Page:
Scientists say pterodactyls could fly from birth, unlike all other winged vertebrates

New extraordinary research by scientists reveals that pterodactyls had the ability to fly immediately after birth, something no other winged vertebrate– living or dead– can or could do.

Carried out by University of Leicester palaeobiologist Dr. David Unwin and University of Lincoln zoologist Dr. Charles Deeming, the pair sought to study the flying dinosaurs to discover just how early they could fly.

Past findings of fossilized remains of young pterodactyls in China suggested that their wings were too poorly developed to be able to achieve flight upon hatching.

But it turns out that the opposite is true.

“Recent fossil finds in China and Argentina have provided startling new insights into the reproductive biology and embryology of pterosaurs, Mesozoic flying reptiles,” the study, titled ‘Prenatal development in pterosaurs and its implications for their postnatal locomotory ability’ said.

Nineteen embryos distributed among four species representing three distinct clades have been described and all are assumed to be at, or near, term. We show here how the application of four contrasting quantitative approaches allows a more precise identification of the developmental status of embryos revealing, for the first time to our knowledge, the presence of middle and late developmental stages as well as individuals that were at term. We also identify a predicted relationship between egg size and shape and the developmental stage of embryos contained within.

Until the first researchers made a groundbreaking discovery in 2004, scientists were not sure pterodactyls laid eggs at all. The mother load of pterodactyl eggs were found in China a few years later, resulting in revolutionary scientific discoveries about this popular dinosaur species.

By studying the embryos within the fossilized eggs, Unwin and Deeming were able to determine the development rate of bones located in the wings of the pterodactyls. Pterodactyls had the longest wingspan length of any creature then and now, ranging from 10 to 30 feet. To put that in perspective, the wingspan is longer than a London bus. It’s also ten feet longer than a giraffe stands tall.

Small elongate eggs contain embryos at an earlier stage of development than larger rounder eggs which contain more fully developed embryos. Changes in egg shape and size probably reflect the uptake of water, consistent with a pliable shell reported for several pterosaurs. Early ossification of the vertebral column, limb girdles and principal limb bones involved some heterochronic shifts in appearance times, most notably of manus digit IV, and facilitated full development of the flight apparatus prior to hatching. This is consistent with a super-precocial flight ability and, while not excluding the possibility of parental care in pterosaurs, suggests that it was not an absolute requirement.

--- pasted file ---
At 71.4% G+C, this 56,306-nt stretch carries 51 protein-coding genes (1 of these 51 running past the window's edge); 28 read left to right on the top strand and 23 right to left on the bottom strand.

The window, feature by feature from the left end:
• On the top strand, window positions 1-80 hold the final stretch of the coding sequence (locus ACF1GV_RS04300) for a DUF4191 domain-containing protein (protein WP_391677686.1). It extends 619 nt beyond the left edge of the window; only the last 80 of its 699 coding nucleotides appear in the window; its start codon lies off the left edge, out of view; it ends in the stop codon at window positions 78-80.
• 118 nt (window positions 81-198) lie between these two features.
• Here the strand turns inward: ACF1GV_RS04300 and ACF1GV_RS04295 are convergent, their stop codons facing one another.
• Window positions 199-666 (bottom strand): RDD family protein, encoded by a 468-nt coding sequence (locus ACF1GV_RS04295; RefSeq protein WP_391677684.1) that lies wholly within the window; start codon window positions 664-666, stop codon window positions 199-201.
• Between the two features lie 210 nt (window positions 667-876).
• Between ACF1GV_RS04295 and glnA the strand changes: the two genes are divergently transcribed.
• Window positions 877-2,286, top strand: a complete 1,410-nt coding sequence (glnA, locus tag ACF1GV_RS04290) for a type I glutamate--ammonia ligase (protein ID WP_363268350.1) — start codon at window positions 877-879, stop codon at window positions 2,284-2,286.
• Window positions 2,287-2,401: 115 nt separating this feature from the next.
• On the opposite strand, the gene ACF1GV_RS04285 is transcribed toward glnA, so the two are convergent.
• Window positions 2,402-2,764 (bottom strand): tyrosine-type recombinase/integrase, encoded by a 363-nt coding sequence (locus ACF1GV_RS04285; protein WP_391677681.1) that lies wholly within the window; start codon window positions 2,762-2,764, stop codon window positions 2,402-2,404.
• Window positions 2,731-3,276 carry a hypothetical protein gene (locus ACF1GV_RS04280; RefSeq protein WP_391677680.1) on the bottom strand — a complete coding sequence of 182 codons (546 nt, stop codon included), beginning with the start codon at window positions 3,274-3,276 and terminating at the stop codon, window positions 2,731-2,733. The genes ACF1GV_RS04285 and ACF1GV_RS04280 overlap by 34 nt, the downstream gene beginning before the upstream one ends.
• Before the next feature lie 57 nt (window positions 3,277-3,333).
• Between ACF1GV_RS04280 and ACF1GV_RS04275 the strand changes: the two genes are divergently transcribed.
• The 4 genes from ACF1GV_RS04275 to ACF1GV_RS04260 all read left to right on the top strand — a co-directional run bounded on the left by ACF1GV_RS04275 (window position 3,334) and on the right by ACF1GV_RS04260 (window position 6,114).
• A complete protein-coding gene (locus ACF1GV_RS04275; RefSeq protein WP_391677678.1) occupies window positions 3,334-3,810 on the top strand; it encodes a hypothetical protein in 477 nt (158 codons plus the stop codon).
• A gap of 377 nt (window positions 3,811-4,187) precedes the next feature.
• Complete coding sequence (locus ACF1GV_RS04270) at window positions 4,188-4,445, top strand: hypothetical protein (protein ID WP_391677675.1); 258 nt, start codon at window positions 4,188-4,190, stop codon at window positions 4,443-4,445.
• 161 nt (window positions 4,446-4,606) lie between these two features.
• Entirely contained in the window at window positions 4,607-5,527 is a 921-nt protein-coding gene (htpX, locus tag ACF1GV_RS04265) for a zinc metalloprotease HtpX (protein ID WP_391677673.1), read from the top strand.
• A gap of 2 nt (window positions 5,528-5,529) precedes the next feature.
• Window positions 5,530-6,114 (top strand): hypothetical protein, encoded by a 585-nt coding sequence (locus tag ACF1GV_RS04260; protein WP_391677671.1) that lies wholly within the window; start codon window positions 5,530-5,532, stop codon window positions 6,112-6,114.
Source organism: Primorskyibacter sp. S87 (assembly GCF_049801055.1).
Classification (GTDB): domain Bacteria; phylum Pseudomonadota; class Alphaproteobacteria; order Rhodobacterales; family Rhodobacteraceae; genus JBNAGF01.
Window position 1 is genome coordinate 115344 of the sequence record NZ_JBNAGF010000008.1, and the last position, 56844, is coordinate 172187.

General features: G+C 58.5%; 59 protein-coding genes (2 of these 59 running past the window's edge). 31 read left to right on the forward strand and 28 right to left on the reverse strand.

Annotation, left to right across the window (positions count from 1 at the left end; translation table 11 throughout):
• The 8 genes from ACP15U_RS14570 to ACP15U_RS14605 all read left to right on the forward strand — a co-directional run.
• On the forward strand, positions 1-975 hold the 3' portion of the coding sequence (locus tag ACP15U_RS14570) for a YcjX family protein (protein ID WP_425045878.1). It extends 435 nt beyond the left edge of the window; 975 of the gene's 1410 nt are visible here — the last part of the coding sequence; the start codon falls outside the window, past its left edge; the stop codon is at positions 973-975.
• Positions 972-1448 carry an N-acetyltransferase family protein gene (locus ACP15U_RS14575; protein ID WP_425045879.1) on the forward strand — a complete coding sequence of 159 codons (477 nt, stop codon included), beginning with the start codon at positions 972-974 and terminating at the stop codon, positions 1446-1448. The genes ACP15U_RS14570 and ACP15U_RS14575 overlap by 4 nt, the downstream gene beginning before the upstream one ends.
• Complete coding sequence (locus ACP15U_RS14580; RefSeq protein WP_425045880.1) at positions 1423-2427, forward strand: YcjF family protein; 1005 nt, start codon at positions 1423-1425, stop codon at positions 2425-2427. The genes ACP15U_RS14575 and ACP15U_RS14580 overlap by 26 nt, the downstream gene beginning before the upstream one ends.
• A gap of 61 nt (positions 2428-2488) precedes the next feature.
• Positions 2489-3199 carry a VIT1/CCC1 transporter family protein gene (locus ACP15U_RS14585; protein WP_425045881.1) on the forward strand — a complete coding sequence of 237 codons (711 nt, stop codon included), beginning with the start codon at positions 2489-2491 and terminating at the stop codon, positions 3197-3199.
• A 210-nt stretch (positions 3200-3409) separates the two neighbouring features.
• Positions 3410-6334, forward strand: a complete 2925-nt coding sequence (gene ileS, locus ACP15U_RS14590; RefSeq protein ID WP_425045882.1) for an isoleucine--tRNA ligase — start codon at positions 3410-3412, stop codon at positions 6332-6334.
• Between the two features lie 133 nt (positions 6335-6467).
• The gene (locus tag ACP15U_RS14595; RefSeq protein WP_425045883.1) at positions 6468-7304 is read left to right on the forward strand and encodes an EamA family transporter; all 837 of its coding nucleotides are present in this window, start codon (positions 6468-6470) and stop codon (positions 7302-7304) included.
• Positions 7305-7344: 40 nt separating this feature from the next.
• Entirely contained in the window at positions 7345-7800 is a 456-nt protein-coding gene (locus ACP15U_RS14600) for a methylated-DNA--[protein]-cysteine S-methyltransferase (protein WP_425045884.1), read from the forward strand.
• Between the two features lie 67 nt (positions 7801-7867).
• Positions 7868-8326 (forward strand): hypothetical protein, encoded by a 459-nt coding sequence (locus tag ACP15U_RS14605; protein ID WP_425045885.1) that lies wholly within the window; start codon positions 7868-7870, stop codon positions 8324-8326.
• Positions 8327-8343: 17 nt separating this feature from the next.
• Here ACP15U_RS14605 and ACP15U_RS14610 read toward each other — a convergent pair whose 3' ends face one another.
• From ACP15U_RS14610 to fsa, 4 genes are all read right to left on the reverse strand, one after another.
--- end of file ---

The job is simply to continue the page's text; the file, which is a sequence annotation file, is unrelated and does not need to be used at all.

It certainly makes sense that pterodactyls would have the ability of flight immediately after hatching. Because adult pterodactyls nested in colonies on the ground, any baby would have been a sitting duck for any predators lurking nearby waiting for an easy meal. Hundreds of pterodactyls would gather at a nesting site and bury their eggs in the sand, just like sea turtles do today. And just as sea turtles can swim moments after hatching to flee from hungry predators, baby pterodactyls could fly to do the same.

Birds, nor bats, have this ability. They must wait some time after birth before they take that first leap out of the nest. But that doesn’t mean all were successful. Lack of experience often resulted in a deadly first flight attempt, which is why so many young hatchling pterodactyl fossils have been discovered. It also turns out that just like adult sea turtles that lay their eggs and leave without raising their young, pterodactyls likely did the same.

According to the University of Leicester:

[A] fundamental difference between baby pterodactyls, also known as flaplings, and baby birds or bats, is that they had no parental care and had to feed and look after themselves from birth. Their ability to fly gave them a lifesaving survival mechanism which they used to evade carnivorous dinosaurs. This ability also proved to be one of their biggest killers, as the demanding and dangerous process of flight led to many of them dying at a very early age.

Still, many survived their first flight and grew into the fascinating creatures that have been brought to life by the “Jurassic Park” films.

“Theoretically what pterosaurs did, growing and flying, is impossible – but they didn’t know this, so they did it anyway,” Dr. Unwin said.

The fact that pterodactyls could fly from birth may also explain why they had such long wingspans.

The research has also challenged the current view that pterodactyls behaved in a similar way to birds and bats and has provided possible answers to some key questions surrounding these animals. Since flaplings were able to both fly and grow from birth, this provides a possible explanation as to why they were able to reach enormous wingspans, far larger than any historic or current species of bird or bat. How they were able to carry out this process will require further research, but it is a question that would not have been posed without these recent developments in our understanding.

“Our technique shows that pterosaurs were different from birds and bats and so comparative anatomy can reveal novel developmental modes in extinct species,” Dr. Deeming said.

As research continues, we can expect more fascinating discoveries to be revealed about these creatures.

More on flying dinosaurs from the BBC below:

Featured Image: Screenshot via YouTube

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